Brooklyn School of Inquiry
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Challenging, progressive, arts-rich education; bright, beautiful new building; new diversity initiative
Demand far exceeds available seats, no lockers for middle school
Brooklyn School of Inquiry (BSI), a citywide gifted school, hasn't lost its progressive edge, innovative projects and welcoming atmosphere as it grows to become a full k-8 school.
The building has resources all city schools should have: traditional learning materials alongside abundant technology, a kid-scaled science lab and entire classrooms dedicated to block-building, science, music and studio art. Principal Donna Taylor, a former publishing executive, is directing her creative drive into Brooklyn's first citywide gifted and talented school and building a beacon for rigorous, progressive education. [Eric Havlik became principal in 2017. He is a former Department of Education math coach, and earned a degree at Teachers College, Columbia University, according to his LinkedIn profile.]
While children who qualify for seats at BSI must score extremely high on the city's G&T exam, and state exams plus high grades for middle school, Taylor's approach to education doesn't include drill work, memorization and overly burdensome homework.
The teachers, hand-picked by Taylor, are all certified in G&T education and have a strong voice in shaping the school. Parents pitch in too. Thanks to fundraising efforts—some $500,000 per year—most classrooms have two teachers: one experienced teacher and an assistant, often another teacher getting certification. Student teachers abound.
Teaching balances hands-on experiences and projects with plenty of academic content. Fifth-graders studying Marine Park's Salt Marshes and the Canarsie Indians who lived there were building a modern day dwelling that the Canarsie Indians might have imagined in their future, with the help of a professional architect.
The science lab is well-used and a STEM lab is being built on the roof to become a lab site for teachers all over the city.
Beginning in 4th grade, students have different teachers for math and humanities to capitalize on teachers' expertise in one area, Taylor said. They see a homeroom teacher every day too.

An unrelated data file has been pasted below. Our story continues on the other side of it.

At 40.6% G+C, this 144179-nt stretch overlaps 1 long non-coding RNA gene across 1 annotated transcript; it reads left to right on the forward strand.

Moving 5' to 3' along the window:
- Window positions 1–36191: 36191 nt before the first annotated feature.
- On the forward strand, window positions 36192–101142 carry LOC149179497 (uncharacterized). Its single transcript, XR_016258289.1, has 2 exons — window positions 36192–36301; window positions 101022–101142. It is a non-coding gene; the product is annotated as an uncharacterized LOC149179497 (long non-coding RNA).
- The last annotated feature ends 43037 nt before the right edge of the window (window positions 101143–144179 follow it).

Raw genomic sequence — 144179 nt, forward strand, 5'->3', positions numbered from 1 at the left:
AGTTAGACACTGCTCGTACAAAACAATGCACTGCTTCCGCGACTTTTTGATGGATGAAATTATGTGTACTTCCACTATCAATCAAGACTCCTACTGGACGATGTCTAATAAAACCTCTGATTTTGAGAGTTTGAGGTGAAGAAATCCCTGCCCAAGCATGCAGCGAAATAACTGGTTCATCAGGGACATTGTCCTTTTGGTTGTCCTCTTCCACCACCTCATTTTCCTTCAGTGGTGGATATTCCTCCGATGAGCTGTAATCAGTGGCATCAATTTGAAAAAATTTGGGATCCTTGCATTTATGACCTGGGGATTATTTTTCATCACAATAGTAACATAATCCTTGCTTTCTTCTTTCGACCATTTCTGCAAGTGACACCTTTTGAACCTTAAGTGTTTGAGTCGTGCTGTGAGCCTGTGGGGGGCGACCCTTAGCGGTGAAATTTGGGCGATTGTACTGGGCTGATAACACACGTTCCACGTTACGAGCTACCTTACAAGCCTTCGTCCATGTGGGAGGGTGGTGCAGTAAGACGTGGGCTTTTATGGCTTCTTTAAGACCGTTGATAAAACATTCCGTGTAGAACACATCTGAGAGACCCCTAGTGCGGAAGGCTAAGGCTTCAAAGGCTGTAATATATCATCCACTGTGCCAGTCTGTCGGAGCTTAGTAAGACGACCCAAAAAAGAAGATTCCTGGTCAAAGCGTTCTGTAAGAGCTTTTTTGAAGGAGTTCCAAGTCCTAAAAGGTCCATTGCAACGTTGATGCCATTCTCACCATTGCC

The homework policy is humane. In kindergarten through 1st grade, homework is optional, assigned sometimes for targeted needs. "These kids need to play," said Taylor. "These are overbooked children."
Homework starts in earnest in 3rd grade four days a week and there is plenty of homework in middle school, the principal said.
Beyond academics, there is lots of time for the arts. All elementary students get violin lessons and outside organizations bring in music, theater and movement. Sixth-graders cycle through activities such as journalism, fine art, performing arts and documentary film-making. They decide what arts to concentrate on in 7th and 8th grade.
Class size is 25 in kindergarten but goes up to 32 in 1st through 5th grade. The principal says she doesn't keep it low because of the high demand for the school. The exception is a twice weekly advisory class in middle school which has only 10 kids. This gives them an opportunity to do social-emotional work in class and study skills, said Taylor.
Students call for Town Halls if there is something they are concerned about. For example, children lobbied to have independence at lunch and to encourage boys and girls to sit together at tables.
The school aims to build a solid, supportive culture with Tribes Learning Community workshops. Building a cohesive community is a challenge for a school that draws its students from many diverse neighborhoods, Taylor said. Students come from nearby Brooklyn neighborhoods such as Brighton Beach, Bath Beach and Bensonhurst, but several dozen come from downtown and brownstone Brooklyn, and a few trek in from Staten Island, and the Rockaways in Queens.
Parent engagement is formidable Taylor said, with spillover crowds at school information nights, full-force showings at parent-teacher conferences and robust fundraising that pays for special enrichments.
While BSI easily shares its building with the Academy of Talented Scholars and a District 75 school, the tiny, shared schoolyard is too small, a drawback for young children. Middle school students are allowed to go out of the building for lunch and frequently congregate in the city playground across the street, watched over by an assistant teacher. The building is bright and airy but there are no lockers so backpacks tend to line the otherwise attractive hallways.
SPECIAL EDUCATION: About a dozen children have one on one paraprofessional aides for challenges such as ODD (oppositional defiance disorder) or ADHD. The school also has occupational therapy, a guidance counselor and SETSS.
ADMISSIONS: The school's main entry point is kindergarten, with a few seats opening above that level as class size increases or families move. Current 5th-graders are given priority for middle school and competition for the remaining seats is stiff. (Pamela Wheaton, October 2015; updated admissions 2022)Read more